The Very Large Array is one of the most impressive scientific facilities I’ve ever had the privilege to visit. The VLA is the most versatile, widely-used radio telescope in the world. It maps large-scale structures of gas and molecular clouds and pinpoints ejections of plasma from supermassive black holes. It is the world’s first color camera for radio astronomy. VLA has 27 active antenna dishes, every one of the 230 ton antennas can be moved to different locations by transporter. This lets astronomers place them in several configurations. They can be clustered together within 0.6 miles wide, or spread across a diameter of 22 miles. Each antenna is 82′ in diameter. Through its use, scientists have made many major discoveries.
These special little Horned lizards (or often called toads) were found all over the district and I was impressed by their camouflage and agility. Though I never saw it, one of their notable defense mechanisms is to squirt a slightly venomous blood concoction at their predators. Coming out of their eyes and reaching up to 5 ft away, I for one am glad I didn’t witness this bloody defense. Despite Federal protection efforts, all 22 species of Horned Lizards are dying off at up to 10,000 times their historic extinction rate, greatly due to human influences.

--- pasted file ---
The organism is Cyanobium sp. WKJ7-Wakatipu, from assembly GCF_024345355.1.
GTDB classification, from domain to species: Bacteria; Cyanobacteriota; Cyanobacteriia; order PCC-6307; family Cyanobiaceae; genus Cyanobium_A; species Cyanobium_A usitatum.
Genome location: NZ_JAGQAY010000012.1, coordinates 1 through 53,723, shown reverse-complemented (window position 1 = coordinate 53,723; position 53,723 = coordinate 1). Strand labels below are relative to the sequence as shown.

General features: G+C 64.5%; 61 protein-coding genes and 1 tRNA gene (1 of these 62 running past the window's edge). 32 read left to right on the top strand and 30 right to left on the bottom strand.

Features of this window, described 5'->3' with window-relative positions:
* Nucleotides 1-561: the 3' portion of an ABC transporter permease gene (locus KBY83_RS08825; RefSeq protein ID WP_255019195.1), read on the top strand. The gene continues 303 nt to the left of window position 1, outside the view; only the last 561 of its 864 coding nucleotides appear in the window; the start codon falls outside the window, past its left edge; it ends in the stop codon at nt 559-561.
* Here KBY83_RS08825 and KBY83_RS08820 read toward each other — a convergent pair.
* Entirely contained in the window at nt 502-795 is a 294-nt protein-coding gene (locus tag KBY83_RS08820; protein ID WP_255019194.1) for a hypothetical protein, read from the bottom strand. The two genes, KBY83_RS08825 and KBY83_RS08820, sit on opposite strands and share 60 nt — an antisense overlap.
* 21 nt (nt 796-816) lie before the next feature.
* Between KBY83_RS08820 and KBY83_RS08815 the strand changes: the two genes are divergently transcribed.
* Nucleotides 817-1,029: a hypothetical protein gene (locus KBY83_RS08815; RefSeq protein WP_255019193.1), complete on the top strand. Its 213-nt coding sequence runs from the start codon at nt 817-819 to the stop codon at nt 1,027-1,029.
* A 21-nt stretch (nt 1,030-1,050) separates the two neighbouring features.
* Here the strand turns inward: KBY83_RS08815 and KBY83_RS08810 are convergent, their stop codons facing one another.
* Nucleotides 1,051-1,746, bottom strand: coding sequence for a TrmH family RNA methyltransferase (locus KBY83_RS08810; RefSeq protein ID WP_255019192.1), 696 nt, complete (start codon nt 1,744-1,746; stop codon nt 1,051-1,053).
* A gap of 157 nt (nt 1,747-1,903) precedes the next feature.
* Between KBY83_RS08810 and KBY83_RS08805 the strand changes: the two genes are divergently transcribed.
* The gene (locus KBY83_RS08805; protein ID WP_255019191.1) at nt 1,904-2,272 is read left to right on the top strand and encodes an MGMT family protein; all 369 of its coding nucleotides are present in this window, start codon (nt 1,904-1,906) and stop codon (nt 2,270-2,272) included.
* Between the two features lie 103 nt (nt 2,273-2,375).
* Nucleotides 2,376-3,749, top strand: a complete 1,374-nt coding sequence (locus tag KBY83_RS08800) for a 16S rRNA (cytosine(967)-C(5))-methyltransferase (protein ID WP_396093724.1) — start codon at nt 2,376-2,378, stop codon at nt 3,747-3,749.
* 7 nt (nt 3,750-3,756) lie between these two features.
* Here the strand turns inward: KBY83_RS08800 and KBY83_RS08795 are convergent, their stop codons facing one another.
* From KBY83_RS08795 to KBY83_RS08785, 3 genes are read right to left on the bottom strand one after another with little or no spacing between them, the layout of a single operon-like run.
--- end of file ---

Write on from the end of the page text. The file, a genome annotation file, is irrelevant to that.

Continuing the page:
Cibola Chapter's End
In the end, our roll down to the Cibola National Forest was an amazing opportunity to learn how different districts operated and how much camaraderie there is across the country. Our district had developed a relationship with theirs over the last 5+ years and I saw firsthand how important that relationship was to the growth and abilities of both our districts.
After weeks of working in and exploring NM, I have the utmost respect for the farmers, ranchers and others working with such a wild and dry land. Even without asking about their sustainability practices, I can only imagine that with such sparse resources, anyone hoping to be successful must seek sustainability. And beyond modern agriculture, it goes well beyond my understanding to comprehend how the native tribes lived in such a harsh environment (or what seems harsh to me).
Just from personal observations, I learned to appreciate the diverse and delicate ecosystem of the Southwest. Not until the end of this trip did I fully appreciated the unique properties of each section in the desert and island ranges of the Cibola NF. Then I begin to truly see the nuanced but often stark differences. What seemed like just a subtle change in mineral formations or forest and flora makeup, was actually paramount in its difference to the seamless function of these fragile yet equally resilient environments. Next time I come back, I hope to have read more on the local ecosystems and how people are sustainably managing their lands, whether farmer or forest firefighter.